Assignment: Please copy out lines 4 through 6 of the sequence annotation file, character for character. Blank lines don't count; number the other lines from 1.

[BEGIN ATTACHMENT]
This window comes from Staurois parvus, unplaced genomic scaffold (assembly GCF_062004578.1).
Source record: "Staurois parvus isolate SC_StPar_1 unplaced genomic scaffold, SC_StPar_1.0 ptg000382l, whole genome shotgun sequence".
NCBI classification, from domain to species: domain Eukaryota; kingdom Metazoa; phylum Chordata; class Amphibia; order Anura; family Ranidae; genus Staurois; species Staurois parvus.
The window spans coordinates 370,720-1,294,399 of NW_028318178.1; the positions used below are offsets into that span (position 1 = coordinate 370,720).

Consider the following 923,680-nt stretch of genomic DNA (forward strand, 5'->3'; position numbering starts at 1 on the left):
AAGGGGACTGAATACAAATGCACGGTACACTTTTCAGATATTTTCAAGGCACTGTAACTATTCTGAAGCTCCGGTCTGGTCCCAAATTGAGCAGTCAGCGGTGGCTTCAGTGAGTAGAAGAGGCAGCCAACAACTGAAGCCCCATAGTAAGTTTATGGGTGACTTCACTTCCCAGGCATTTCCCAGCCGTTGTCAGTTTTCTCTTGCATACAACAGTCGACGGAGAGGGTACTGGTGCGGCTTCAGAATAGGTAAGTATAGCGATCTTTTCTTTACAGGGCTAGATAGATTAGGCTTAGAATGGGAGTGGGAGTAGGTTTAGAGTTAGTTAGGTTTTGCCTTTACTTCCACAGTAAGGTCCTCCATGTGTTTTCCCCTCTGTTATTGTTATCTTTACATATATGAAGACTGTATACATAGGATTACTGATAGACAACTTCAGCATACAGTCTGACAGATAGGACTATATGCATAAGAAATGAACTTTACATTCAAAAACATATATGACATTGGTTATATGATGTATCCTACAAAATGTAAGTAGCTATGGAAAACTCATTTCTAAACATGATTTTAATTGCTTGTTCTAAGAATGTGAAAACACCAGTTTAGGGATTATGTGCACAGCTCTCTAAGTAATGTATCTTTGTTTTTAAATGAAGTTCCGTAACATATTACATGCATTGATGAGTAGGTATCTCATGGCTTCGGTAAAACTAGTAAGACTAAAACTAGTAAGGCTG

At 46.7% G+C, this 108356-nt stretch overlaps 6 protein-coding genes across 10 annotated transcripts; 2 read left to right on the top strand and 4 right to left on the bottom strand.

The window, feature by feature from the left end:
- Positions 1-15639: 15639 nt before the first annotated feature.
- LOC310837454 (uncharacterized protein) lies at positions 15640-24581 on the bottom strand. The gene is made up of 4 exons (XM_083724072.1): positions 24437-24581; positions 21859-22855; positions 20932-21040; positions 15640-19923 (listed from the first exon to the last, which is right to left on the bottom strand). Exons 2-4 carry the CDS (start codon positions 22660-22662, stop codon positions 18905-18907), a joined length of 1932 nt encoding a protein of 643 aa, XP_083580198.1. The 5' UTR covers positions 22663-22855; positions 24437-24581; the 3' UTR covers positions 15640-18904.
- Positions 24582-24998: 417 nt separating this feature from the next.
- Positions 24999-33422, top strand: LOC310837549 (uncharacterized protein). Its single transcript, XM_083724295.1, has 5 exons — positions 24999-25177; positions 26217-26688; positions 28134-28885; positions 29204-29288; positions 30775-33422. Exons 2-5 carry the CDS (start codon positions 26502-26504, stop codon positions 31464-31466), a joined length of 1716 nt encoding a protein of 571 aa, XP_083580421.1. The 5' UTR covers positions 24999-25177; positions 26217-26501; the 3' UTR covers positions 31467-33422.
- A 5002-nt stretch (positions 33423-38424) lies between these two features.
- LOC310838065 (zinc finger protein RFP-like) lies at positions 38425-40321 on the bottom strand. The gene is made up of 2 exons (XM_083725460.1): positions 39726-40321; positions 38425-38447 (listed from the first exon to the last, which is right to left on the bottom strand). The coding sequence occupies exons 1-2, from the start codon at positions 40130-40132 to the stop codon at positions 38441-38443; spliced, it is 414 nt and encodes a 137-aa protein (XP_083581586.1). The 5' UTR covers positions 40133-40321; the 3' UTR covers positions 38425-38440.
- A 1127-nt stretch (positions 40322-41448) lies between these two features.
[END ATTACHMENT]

The window spans coordinates 370,720-1,294,399 of NW_028318178.1; the positions used below are offsets into that span (position 1 = coordinate 370,720).

Consider the following 923,680-nt stretch of genomic DNA (forward strand, 5'->3'; position numbering starts at 1 on the left):
AAGGGGACTGAATACAAATGCACGGTACACTTTTCAGATATTTTCAAGGCACTGTAACTATTCTGAAGCTCCGGTCTGGTCCCAAATTGAGCAGTCAGCGGTGGCTTCAGTGAGTAGAAGAGGCAGCCAACAACTGAAGCCCCATAGTAAGTTTATGGGTGACTTCACTTCCCAGGCATTTCCCAGCCGTTGTCAGTTTTCTCTTGCATACAACAGTCGACGGAGAGGGTACTGGTGCGGCTTCAGAATAGGTAAGTATAGCGATCTTTTCTTTACAGGGCTAGATAGATTAGGCTTAGAATGGGAGTGGGAGTAGGTTTAGAGTTAGTTAGGTTTTGCCTTTACTTCCACAGTAAGGTCCTCCATGTGTTTTCCCCTCTGTTATTGTTATCTTTACATATATGAAGACTGTATACATAGGATTACTGATAGACAACTTCAGCATACAGTCTGACAGATAGGACTATATGCATAAGAAATGAACTTTACATTCAAAAACATATATGACATTGGTTATATGATGTATCCTACAAAATGTAAGTAGCTATGGAAAACTCATTTCTAAACATGATTTTAATTGCTTGTTCTAAGAATGTGAAAACACCAGTTTAGGGATTATGTGCACAGCTCTCTAAGTAATGTATCTTTGTTTTTAAATGAAGTTCCGTAACATATTACATGCATTGATGAGTAGGTATCTCATGGCTTCGGTAAAACTAGTAAGACTAAAACTAGTAAGGCTG